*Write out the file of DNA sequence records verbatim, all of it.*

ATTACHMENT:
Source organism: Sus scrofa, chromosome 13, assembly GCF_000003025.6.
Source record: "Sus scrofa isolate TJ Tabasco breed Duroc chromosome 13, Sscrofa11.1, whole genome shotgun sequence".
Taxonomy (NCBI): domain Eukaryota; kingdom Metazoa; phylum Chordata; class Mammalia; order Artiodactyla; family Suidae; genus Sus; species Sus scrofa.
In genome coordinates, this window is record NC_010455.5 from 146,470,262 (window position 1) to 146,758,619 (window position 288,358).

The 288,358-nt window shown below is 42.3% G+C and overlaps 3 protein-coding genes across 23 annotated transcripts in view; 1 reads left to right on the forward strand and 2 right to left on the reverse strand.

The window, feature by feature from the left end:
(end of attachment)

Source organism: Sus scrofa, chromosome 13, assembly GCF_000003025.6.
Source record: "Sus scrofa isolate TJ Tabasco breed Duroc chromosome 13, Sscrofa11.1, whole genome shotgun sequence".
Taxonomy (NCBI): domain Eukaryota; kingdom Metazoa; phylum Chordata; class Mammalia; order Artiodactyla; family Suidae; genus Sus; species Sus scrofa.
In genome coordinates, this window is record NC_010455.5 from 146,470,262 (window position 1) to 146,758,619 (window position 288,358).

The 288,358-nt window shown below is 42.3% G+C and overlaps 3 protein-coding genes across 23 annotated transcripts in view; 1 reads left to right on the forward strand and 2 right to left on the reverse strand.

The window, feature by feature from the left end: